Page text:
IDOT plans to demolish 34 homes as part of work on interstate

This map shows the area impacted by the fourth segment of the interstate reconstruction project in Council Bluffs. The green outlined area is the study area for segment four, according to the Iowa Department of Transportation. The project will include the demolition of some homes, with the yellow lines representing areas that may be impacted.

The Iowa Department of Transportation will soon unveil its concept plans for the fourth segment of the Council Bluffs Interstate System Improvement Program.

On Thursday, the DOT announced that the plan will include the demolition of some houses in the city.

The project includes Interstate 29 from the Union Pacific Railroad Bridge to the south and stretches northward to follow the roadway’s bend to the east to near the 35th Street exit, according to Wendy Thompson, public information officer for the interstate program. The work will also include I-480 from I-29 to the Missouri River.

As part of the project, the DOT plans to purchase and demolish some houses in Council Bluffs, according to Wes Mayberry, a transportation engineer specialist out of the central office in Ames who’ll help oversee the segment four project.

The project will also require alterations to Dodge Riverside Golf Course. The work will impact the 13th hole green and surrounding area, along with the 14th hole tee and portions of the 14th hole fairway. On Monday night, the Council Bluffs City Council unanimously approved having Mayor Matt Walsh work with the DOT on accommodating the project.

Mayberry said 34 homes are currently affected by the project plans. He stressed that the project is still in the concept phase and that number could change. Homeowners that could be affected have been contacted, according to the DOT.

“These are preliminary numbers,” Mayberry said. “We’re still refining the designs to reduce the number of impacts we need to make. Things could change.”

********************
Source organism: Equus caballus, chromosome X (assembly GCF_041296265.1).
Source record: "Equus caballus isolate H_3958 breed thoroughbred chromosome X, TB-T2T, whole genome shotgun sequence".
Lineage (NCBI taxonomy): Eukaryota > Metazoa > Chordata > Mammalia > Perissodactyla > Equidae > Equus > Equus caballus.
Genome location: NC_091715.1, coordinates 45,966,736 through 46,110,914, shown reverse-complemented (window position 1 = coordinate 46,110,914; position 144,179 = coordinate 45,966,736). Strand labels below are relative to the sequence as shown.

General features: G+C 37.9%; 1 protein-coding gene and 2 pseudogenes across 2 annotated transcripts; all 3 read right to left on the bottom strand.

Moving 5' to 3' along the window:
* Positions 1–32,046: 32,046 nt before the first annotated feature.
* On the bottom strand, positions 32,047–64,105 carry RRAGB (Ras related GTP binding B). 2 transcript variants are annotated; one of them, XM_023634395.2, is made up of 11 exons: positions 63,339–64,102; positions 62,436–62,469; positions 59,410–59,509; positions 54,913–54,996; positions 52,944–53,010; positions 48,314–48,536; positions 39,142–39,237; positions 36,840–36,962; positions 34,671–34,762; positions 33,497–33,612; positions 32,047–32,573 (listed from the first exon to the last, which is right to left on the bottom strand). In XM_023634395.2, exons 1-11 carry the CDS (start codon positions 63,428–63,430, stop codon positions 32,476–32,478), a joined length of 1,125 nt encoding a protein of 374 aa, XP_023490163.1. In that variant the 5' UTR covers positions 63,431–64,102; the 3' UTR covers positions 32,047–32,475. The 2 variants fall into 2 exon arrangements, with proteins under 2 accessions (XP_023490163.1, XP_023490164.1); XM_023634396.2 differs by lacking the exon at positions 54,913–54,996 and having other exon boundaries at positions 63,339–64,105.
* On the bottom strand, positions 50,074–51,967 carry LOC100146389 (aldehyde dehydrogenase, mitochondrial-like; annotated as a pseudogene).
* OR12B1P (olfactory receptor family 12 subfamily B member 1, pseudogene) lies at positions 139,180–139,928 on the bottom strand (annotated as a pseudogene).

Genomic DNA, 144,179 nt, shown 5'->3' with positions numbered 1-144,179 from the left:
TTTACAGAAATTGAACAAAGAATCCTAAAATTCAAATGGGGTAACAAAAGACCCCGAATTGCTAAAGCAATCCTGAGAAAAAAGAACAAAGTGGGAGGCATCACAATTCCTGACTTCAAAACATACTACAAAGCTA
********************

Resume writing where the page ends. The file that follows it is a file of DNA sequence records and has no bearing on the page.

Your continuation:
The homes are located on 37th Street between Ninth Avenue and West Broadway, and between Second and Ninth Avenues around 34th Street, Mayberry said. The houses are a mix of single- and multi-family homes.

“We only take the ones that are necessary that are impacted by the project,” Mayberry said. “Once we identify that we need the property and the home, there’s a relocation process. If someone is living there, we work to get them relocated to something equivalent to what they have today.”

The process will begin in full later this year or in early 2018, after the transportation department has completed the environmental evaluation of the project. Mayberry said previous public meetings discussed a few concept options and some homeowners that would be affected either way have approached the DOT about getting the negotiation process started earlier.

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“They see they’re impacted and say, ‘I just wanna get out of here now,’” Mayberry said, noting the owners can apply through a hardship program and “if they have justification, we can acquire the houses earlier.”

When the DOT moves forward on purchases on the bulk of the houses, Mayberry said the right-of-way process starts with an appraisal of each property. Negotiations then begin with the occupants or owners.

If the homeowners decline to sell the property and negotiations break down, the transportation department can use eminent domain to obtain the building “if it gets pushed to that level,” Mayberry said.

“We seldom use that,” he said. “During the negotiation process, we come up with a price everyone can be happy walking away with.”

The department will host a public meeting from 5 to 7 p.m. on Aug. 15 at the Council Bluffs Interstate System Improvement Program office at the Mall of the Bluffs to unveil the chosen concept for segment four, Thompson said.

“Everybody in the project area will be notified,” she said.

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